Chinese who live their life in China have built up immunities, but most foreigners will get sick at very basic things. Either pollution levels affecting dizziness and eyesight and throat, fake food and drink, or even more basic, brushing teeth or having a shower with your eyes open.
Bring medication and extra medication where ever possible. Obtaining foreign drugs, or even their equivalents is difficult, sometime impossible, and sometimes questionable in China. Keep copies of the prescriptions or details about the medicine with the medicine – English is OK. If bringing vitamins, keep them in the original containers.
It is very important to bring an anti diarrheal agent — (Imodium is great), and any other prescription drugs required. Further, if you easily get flu/colds or sick, I strongly recommend a supply of both Tylenol Day Time Non Drowsy FLU and wide spectrum Antibiotics.
To stay healthy is a challenge in China – you need to always be aware of your surroundings… Drink plenty of water, avoid excessive drinking, get lots of sleep, avoid fake alcoholic and fake soft drinks wherever possible, anticipate colds, and be prepared with medicine to fight it.
90% of China’s urban groundwater is contaminated. Water quality is very poor and you may develop slight intestinal problems if you use tap water to brush your teeth, or if you eat vegetables which have not been cooked after having been rinsed in tap water. Bring Pepto Bismol help prevent intestinal troubles and Imodium for when it’s too late.
Be careful not to get any water in your mouth or eye sockets when you shower. It tastes normal, but could easily make you sick. Always brush your teeth with bottled water.
Cheap bottled water that was filtered with nylon filters is still commonly sold. Buy name brand bottled water in big supermarkets.
Food & Drink
Food safety is one of the most serious and sensitive recurring issues in China.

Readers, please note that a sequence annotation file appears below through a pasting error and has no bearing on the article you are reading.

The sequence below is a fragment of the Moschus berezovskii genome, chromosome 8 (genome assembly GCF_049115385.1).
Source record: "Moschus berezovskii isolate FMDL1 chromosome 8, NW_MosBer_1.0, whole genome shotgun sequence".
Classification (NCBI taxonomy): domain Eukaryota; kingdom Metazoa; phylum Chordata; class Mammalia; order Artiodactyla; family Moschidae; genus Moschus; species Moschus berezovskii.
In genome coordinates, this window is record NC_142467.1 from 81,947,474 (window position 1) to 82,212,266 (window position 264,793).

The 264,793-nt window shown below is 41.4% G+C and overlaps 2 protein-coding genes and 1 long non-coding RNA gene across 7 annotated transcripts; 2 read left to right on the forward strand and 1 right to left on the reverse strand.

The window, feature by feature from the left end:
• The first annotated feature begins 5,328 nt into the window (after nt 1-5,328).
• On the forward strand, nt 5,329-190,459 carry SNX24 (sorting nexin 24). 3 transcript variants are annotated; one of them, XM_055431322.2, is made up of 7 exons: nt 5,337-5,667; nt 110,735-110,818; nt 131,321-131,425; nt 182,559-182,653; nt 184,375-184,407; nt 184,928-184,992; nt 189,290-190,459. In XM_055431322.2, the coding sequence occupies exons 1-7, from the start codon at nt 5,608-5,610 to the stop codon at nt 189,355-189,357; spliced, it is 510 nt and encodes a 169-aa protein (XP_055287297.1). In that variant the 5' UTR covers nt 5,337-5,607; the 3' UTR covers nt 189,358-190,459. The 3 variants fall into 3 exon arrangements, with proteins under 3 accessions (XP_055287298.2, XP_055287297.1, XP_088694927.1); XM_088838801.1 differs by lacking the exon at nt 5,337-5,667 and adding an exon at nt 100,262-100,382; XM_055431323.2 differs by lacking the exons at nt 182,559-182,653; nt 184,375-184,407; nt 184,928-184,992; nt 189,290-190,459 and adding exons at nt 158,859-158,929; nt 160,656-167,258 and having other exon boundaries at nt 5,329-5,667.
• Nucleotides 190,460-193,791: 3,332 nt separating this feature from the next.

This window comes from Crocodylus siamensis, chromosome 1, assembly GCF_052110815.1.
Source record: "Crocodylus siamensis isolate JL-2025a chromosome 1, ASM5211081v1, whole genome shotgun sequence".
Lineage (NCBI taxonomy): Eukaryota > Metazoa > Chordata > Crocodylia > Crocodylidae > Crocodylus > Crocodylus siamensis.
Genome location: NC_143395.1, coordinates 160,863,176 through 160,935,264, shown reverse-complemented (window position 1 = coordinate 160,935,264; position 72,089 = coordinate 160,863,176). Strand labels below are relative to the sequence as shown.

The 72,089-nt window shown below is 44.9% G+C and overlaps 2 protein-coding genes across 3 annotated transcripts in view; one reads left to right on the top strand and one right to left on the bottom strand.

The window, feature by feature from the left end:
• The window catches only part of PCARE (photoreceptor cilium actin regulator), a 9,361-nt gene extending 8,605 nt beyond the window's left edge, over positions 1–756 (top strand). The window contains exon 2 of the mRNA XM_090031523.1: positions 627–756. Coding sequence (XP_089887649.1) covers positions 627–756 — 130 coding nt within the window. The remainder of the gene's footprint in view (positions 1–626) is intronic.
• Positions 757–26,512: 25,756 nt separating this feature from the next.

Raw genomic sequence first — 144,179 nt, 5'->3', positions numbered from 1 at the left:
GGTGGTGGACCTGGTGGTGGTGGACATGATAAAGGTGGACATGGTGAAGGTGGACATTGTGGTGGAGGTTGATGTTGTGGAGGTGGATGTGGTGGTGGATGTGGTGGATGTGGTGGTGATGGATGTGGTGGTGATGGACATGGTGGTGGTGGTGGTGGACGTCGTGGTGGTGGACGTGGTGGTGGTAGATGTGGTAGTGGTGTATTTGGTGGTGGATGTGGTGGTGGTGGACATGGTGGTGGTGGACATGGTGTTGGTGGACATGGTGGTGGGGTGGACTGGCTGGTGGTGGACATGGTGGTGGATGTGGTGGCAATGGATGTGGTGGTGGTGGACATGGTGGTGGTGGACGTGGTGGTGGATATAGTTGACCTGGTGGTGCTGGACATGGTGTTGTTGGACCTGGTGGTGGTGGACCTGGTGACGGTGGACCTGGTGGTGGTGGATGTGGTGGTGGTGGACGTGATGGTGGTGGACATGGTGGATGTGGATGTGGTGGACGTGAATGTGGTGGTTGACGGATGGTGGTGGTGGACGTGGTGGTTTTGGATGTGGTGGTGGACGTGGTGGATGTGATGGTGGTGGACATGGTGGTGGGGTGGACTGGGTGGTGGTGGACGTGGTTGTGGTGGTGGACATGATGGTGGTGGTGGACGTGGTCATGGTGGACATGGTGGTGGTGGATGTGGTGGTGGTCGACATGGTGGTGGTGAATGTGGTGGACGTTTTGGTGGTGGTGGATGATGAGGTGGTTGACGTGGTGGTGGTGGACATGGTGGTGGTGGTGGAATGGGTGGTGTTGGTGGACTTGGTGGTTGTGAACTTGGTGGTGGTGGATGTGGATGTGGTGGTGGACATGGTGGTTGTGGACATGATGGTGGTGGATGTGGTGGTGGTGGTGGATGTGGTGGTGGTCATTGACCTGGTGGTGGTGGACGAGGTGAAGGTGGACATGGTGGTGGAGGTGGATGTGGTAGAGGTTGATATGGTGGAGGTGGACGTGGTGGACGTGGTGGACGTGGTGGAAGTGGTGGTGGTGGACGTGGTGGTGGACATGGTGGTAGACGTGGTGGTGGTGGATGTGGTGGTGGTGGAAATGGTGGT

Be aware of the dangers initially of eating street food and drinking water. It’s very, very common for foreigners to get very sick easily in China by not being careful and prudent in what they eat/drink.
The street food smells great, looks interesting and is tempting, however, it is the most frequent reason foreigners get sick. Take some time to build up your immunities – at least 3 weeks, before you consider tasting.
Similarly, NEVER ever eat runny eggs, watery salad, pink chicken or other semi cooked items until your bodies get adjusted — weeks and weeks). Be wary of hard shelled fruits such as watermelon or cantaloupe, since these are often sold to markets by weight and growers routinely inject river water into the fruit as it’s growing to make them heavier and plumper for sale.
Also be wary of bottled water and soft drink bought on the streets – check the seals — much is counterfeit.
Many (actually most) bars and KTV outlets sell fake common “well” liquor (vodka, scotch, gin, rum, tequila) – you have no idea what is in these.
China is a smoking country – it’s one of the few vices that is widespread and enjoyed. You will see ashtrays everywhere – people in China smoke nearly everywhere, and while the number of Chinese that do not smoke is growing, non-smokers have been forced to become accustomed to second hand smoke, particularly in 2nd tier cities, in taxis, offices, hotels, restaurants, elevators etc..
For the non-smokers coming to China, there is little that can be done about the 2nd hand smoke that will be in hotel rooms, offices, theatres, taxis, restaurants etc.. You will still smell smoke, breath smoke, and the Chinese around you are unlikely to put out there cigarettes easily. There is nothing that can be done about this.
Indeed, in China, smoking is considered a privilege by many, and as a result, even in government meetings and banquets, you may be offered expensive cigarettes reserved for use by the wealthy and powerful as a status symbol. It IS acceptable, as a foreigner, to politely decline – particularly singers, dancers and musicians.
Both Beijing (as of 2015) and Shanghai (as of March 2017) are taking measures to curb smoking in hotels, restaurants and bars.
Remember, the pollution is far worse.
There are no vaccinations that are required for a trip to China unless you are coming from a country that has a high risk of yellow fever. That said, it is a good idea to be up-to-date for your vaccination shots and immunizations before you arrive in China.